I rather liked your description of first painting them pink, the replacing it with blue, yet hiding them and being very self conscious about what others would think. Would they think less of you with the pink on, or the same whether it was pink or blue. Unless they didn’t like blue and then of course what would that mean? It’s interesting because you may not like pink, or maybe you do, but that you didn’t like it on may have been such a stretch of the social rule that you disliked it becaause it made you even more uncomfortable than the blue, which was odd enough on its’ own.
It’s also interesting because up until the 40’s pink was denoted for boys because it was a lighter version of warrior red, and blue for girls because of the sprituality and purity of girls. Then someone decided it should be the opposite so you can imagine the stress the first parents had when they presented their baby girl in pink and my gosh what would the neighbors be think they’re little girl might grow up butch. LOL! But then women used a man color of RED on their nails and that was sexy? What’s up with that? Why wouldn’t they have worn blue for heaven’s sake?
I apologize for the length and the perhaps run on structure of this, but my thoughts come tumbling out and in my mind I am having a conversation, rather than writing a book. Thank you for the courtesy in allowing me to express myself.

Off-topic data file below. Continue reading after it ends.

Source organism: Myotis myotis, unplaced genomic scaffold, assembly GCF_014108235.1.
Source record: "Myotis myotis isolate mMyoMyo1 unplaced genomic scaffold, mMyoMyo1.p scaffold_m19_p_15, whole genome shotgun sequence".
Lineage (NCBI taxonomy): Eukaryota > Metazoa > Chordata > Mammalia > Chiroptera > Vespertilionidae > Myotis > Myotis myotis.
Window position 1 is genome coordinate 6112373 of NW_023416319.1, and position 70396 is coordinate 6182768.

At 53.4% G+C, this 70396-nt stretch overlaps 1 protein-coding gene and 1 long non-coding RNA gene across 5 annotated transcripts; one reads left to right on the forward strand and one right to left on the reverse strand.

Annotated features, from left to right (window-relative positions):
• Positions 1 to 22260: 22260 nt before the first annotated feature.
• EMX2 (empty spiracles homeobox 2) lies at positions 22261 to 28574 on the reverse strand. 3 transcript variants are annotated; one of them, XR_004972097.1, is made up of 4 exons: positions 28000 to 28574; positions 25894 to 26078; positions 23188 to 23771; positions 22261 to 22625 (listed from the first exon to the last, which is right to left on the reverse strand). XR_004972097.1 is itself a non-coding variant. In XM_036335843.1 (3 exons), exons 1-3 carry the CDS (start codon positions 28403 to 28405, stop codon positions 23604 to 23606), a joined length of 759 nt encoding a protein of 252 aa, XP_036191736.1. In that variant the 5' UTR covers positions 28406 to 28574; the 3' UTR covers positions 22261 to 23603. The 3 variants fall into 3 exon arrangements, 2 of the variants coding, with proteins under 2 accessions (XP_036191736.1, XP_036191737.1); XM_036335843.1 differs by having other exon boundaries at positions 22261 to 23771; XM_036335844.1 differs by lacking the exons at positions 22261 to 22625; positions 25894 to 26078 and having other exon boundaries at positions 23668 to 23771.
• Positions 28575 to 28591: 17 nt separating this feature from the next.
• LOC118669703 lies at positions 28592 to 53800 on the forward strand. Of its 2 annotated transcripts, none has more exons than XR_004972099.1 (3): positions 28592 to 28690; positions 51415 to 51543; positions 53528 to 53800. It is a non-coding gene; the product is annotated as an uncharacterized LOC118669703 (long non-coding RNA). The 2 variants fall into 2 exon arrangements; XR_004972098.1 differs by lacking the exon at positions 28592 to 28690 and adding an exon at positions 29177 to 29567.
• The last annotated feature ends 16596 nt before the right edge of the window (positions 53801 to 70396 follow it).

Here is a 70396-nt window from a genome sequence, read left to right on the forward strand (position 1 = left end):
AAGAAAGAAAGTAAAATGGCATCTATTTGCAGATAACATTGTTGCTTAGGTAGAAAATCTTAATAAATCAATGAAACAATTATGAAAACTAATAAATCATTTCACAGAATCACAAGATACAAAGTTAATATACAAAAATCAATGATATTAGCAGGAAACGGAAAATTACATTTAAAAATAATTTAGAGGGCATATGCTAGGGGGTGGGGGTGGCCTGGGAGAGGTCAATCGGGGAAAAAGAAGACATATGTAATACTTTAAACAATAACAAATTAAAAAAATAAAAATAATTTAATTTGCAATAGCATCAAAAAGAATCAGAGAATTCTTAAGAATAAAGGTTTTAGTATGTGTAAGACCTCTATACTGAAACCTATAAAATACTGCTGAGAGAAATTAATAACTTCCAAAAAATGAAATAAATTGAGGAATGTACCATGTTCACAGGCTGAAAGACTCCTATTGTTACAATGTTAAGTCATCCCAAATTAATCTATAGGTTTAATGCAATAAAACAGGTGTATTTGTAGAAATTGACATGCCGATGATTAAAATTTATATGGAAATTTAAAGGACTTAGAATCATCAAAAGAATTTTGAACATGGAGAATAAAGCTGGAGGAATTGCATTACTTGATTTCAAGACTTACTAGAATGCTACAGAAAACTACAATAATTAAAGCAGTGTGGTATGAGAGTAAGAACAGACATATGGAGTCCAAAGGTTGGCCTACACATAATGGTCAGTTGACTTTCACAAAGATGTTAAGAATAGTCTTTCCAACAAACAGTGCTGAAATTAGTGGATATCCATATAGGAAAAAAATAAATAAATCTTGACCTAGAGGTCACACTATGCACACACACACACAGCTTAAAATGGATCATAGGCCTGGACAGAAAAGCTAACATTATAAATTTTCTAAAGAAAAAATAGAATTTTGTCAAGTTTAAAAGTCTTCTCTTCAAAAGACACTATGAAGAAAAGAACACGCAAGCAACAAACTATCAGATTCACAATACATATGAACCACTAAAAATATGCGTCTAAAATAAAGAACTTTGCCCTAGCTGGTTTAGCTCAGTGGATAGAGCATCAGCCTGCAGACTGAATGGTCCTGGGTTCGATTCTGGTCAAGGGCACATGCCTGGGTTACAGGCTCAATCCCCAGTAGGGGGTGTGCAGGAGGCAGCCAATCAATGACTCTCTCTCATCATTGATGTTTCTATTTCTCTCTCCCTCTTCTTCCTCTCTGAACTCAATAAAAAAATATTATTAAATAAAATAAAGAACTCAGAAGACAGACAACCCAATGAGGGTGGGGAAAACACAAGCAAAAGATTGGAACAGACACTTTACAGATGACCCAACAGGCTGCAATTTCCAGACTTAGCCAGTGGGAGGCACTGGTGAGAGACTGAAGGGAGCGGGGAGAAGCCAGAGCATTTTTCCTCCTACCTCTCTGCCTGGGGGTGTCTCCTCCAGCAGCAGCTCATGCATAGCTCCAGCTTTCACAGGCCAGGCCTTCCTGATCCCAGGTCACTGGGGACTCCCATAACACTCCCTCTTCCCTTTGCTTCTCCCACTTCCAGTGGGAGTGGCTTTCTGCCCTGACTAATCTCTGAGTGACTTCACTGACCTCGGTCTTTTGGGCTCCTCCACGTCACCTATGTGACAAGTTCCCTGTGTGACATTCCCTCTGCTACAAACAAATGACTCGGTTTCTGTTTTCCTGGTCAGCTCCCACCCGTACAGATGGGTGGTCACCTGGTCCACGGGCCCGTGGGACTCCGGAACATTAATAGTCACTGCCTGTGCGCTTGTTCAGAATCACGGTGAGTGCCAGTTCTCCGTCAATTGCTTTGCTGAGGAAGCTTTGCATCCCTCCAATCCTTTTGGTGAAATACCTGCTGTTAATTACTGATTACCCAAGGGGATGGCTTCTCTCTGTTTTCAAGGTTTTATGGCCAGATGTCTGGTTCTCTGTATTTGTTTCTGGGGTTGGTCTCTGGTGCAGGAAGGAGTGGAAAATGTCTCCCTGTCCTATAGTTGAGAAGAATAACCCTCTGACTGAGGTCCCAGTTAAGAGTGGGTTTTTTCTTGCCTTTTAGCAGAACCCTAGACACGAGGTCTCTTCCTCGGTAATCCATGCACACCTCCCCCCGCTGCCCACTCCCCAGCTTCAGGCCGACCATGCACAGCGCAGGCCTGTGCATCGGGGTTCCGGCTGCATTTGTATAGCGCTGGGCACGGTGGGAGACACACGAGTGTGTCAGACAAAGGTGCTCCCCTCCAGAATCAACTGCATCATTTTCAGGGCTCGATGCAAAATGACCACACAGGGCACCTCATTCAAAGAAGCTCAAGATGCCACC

good post for thoughts. although i’m late to this party, someone somewhere might read it and get another perspective. my interest in posting is about your wife being a good feminist, yet at the same time acquiescing to social standards that defines rigidity in gender expression. that is interesting to me.
as a man, and too bad I have to qualify this as being a straight man, married, three kids, who wears polish on his toes, and openly I might add, this is an area that I think the feminist movement forgot about.
why do I like it? it’s a bit of color on an overall drab canvas-guys aren’t given alot of latitude with style and expression for one. I like the shine, and I think everybody’s feet look better polished. it hurts no one, it’s fun to try the thousands of colors out there, and it’s not permanent like a tattoo-I can show it or not, change it when I want, and wear it or not.